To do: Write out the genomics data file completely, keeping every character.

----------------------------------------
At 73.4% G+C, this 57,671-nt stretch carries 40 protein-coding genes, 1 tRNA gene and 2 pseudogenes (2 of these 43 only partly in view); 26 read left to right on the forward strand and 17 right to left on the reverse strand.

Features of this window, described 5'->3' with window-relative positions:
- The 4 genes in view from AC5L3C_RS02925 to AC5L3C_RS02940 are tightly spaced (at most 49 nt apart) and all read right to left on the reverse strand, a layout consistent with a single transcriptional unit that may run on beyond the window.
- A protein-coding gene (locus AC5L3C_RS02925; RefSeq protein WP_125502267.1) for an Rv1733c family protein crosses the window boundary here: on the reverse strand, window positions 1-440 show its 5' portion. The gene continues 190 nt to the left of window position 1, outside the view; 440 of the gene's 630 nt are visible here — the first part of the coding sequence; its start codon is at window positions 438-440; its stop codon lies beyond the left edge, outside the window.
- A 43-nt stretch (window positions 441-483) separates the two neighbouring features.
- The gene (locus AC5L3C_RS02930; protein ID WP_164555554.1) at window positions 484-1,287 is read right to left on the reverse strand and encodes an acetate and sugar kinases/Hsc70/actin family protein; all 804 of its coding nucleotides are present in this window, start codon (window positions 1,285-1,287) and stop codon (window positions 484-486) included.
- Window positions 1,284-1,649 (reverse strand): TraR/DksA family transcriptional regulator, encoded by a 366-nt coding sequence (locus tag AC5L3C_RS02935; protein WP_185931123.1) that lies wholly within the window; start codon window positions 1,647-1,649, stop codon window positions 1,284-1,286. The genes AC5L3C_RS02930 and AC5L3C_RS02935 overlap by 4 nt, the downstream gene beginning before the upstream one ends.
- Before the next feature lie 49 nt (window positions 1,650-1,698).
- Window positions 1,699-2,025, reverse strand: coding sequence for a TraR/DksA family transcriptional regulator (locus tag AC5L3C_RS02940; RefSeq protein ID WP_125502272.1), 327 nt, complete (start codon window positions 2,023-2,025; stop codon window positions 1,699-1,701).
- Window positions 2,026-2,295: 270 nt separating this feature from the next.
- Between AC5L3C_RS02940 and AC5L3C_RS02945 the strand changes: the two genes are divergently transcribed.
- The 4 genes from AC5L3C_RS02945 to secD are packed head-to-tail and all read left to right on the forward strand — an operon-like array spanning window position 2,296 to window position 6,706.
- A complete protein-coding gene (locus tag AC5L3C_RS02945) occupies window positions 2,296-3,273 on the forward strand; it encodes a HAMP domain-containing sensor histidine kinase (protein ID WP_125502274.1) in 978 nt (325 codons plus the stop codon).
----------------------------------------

At 73.4% G+C, this 57,671-nt stretch carries 40 protein-coding genes, 1 tRNA gene and 2 pseudogenes (2 of these 43 only partly in view); 26 read left to right on the forward strand and 17 right to left on the reverse strand.

Features of this window, described 5'->3' with window-relative positions:
- The 4 genes in view from AC5L3C_RS02925 to AC5L3C_RS02940 are tightly spaced (at most 49 nt apart) and all read right to left on the reverse strand, a layout consistent with a single transcriptional unit that may run on beyond the window.
- A protein-coding gene (locus AC5L3C_RS02925; RefSeq protein WP_125502267.1) for an Rv1733c family protein crosses the window boundary here: on the reverse strand, window positions 1-440 show its 5' portion. The gene continues 190 nt to the left of window position 1, outside the view; 440 of the gene's 630 nt are visible here — the first part of the coding sequence; its start codon is at window positions 438-440; its stop codon lies beyond the left edge, outside the window.
- A 43-nt stretch (window positions 441-483) separates the two neighbouring features.
- The gene (locus AC5L3C_RS02930; protein ID WP_164555554.1) at window positions 484-1,287 is read right to left on the reverse strand and encodes an acetate and sugar kinases/Hsc70/actin family protein; all 804 of its coding nucleotides are present in this window, start codon (window positions 1,285-1,287) and stop codon (window positions 484-486) included.
- Window positions 1,284-1,649 (reverse strand): TraR/DksA family transcriptional regulator, encoded by a 366-nt coding sequence (locus tag AC5L3C_RS02935; protein WP_185931123.1) that lies wholly within the window; start codon window positions 1,647-1,649, stop codon window positions 1,284-1,286. The genes AC5L3C_RS02930 and AC5L3C_RS02935 overlap by 4 nt, the downstream gene beginning before the upstream one ends.
- Before the next feature lie 49 nt (window positions 1,650-1,698).
- Window positions 1,699-2,025, reverse strand: coding sequence for a TraR/DksA family transcriptional regulator (locus tag AC5L3C_RS02940; RefSeq protein ID WP_125502272.1), 327 nt, complete (start codon window positions 2,023-2,025; stop codon window positions 1,699-1,701).
- Window positions 2,026-2,295: 270 nt separating this feature from the next.
- Between AC5L3C_RS02940 and AC5L3C_RS02945 the strand changes: the two genes are divergently transcribed.
- The 4 genes from AC5L3C_RS02945 to secD are packed head-to-tail and all read left to right on the forward strand — an operon-like array spanning window position 2,296 to window position 6,706.
- A complete protein-coding gene (locus tag AC5L3C_RS02945) occupies window positions 2,296-3,273 on the forward strand; it encodes a HAMP domain-containing sensor histidine kinase (protein ID WP_125502274.1) in 978 nt (325 codons plus the stop codon).